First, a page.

The travel time cutoff slider controls the travel time threshold between a range of one minute and two hours. The slider for travel time percentile controls the portion of departures within the time window that have to meet the travel time threshold. Reducing the travel time should smoothly decrease the size of the isochrone. The default values are 60 minutes, at the 50th percentile. This would mean that the default isochrone boundary is drawn where the median trip in the selected departure window would take exactly one hour.
For results that include uncertainty and variability due to transit schedules, changing the travel time percentile slider will change the isochrones, destination travel time legend, and accessibility charts accordingly. See the methodology page for more details.
For single point analysis, travel time percentile is limited to five default values (5, 25, 50, 75, 95). Arbitrary percentile values can be set for a regional analysis.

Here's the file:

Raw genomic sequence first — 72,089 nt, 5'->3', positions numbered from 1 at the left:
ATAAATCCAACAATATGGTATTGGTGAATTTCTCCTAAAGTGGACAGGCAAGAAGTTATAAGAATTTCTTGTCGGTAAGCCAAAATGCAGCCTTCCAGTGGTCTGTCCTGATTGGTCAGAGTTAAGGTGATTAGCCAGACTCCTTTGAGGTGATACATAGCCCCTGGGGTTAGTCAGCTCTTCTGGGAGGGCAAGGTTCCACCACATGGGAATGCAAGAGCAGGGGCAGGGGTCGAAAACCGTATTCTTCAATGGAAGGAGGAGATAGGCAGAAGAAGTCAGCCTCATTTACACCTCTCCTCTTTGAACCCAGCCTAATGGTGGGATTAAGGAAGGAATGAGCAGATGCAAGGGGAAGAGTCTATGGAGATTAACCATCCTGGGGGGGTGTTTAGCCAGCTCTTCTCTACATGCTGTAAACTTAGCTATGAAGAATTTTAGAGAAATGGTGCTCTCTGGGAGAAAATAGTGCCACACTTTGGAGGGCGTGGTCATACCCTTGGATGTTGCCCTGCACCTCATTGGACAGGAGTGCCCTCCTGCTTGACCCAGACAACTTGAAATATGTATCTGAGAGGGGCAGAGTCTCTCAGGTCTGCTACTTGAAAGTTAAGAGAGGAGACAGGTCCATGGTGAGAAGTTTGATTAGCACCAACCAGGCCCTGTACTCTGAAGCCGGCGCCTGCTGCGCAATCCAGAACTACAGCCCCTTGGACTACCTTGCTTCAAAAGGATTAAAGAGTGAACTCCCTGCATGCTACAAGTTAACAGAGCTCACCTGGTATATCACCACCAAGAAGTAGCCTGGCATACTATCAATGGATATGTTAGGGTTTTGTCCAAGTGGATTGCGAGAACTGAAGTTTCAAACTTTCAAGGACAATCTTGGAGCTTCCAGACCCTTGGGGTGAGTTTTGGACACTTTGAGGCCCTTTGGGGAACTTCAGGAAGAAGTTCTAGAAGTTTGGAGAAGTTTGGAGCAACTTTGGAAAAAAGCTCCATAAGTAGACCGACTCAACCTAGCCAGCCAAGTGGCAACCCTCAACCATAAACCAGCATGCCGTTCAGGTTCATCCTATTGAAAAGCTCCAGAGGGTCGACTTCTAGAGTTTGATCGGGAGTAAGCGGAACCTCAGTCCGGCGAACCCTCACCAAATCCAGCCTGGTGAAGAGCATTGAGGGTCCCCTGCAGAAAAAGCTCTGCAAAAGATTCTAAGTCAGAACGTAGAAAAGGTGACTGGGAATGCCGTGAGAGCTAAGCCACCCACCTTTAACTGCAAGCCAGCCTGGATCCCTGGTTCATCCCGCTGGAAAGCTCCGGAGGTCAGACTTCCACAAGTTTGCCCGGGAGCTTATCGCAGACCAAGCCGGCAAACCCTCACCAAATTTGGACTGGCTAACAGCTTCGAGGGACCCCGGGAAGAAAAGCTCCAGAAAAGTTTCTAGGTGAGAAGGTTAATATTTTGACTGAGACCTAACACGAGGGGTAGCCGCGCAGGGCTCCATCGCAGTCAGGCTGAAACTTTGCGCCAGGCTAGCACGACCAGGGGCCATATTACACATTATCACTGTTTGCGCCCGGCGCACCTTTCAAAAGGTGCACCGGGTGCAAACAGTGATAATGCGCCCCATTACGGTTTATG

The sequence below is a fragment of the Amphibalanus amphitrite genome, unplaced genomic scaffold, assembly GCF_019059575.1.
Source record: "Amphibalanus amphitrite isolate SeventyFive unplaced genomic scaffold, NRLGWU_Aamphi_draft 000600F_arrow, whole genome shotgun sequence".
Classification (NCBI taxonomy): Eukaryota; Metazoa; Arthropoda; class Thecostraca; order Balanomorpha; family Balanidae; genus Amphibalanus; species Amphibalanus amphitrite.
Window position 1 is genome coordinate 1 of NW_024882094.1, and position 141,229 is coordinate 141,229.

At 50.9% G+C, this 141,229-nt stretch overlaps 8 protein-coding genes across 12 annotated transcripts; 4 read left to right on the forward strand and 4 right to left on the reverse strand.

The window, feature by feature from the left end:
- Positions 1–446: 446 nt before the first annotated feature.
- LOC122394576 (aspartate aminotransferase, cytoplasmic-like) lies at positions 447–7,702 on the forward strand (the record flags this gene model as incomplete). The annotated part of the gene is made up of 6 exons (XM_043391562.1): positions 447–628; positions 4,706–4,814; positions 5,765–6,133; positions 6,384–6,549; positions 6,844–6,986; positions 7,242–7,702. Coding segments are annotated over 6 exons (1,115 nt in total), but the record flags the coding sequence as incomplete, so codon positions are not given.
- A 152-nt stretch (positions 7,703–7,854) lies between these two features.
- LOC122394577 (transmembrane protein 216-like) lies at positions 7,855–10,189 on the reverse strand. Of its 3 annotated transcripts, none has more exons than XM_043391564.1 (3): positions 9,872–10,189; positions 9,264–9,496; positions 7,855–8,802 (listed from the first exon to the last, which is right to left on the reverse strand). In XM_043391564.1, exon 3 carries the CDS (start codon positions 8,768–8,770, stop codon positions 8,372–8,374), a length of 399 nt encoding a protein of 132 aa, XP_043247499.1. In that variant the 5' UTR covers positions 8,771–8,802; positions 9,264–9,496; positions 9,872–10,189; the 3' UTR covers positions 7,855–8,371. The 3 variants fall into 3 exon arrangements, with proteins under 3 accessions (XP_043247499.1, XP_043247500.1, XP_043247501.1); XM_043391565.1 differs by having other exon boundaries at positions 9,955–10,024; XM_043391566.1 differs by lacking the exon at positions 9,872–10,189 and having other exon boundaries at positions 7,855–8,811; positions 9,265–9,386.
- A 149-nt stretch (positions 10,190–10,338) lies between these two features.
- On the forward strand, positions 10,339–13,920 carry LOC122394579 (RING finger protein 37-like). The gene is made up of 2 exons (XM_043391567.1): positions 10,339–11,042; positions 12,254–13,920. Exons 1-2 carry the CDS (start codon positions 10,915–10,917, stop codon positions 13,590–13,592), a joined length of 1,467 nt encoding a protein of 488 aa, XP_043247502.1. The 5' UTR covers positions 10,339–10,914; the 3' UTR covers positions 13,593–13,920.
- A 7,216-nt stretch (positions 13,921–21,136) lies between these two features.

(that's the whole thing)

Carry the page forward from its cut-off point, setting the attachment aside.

You can inspect the distribution of total travel times to a specific destination by clicking the icon in the legend; a small circular destination marker will then follow your cursor across the map, and the legend will update with a plot of travel time at the five default percentile values listed above. Click on the map to pin the destination marker to a specific location, which can be useful for comparing travel times from different origins or for different requests. Click on a pinned destination marker to make it follow your cursor again.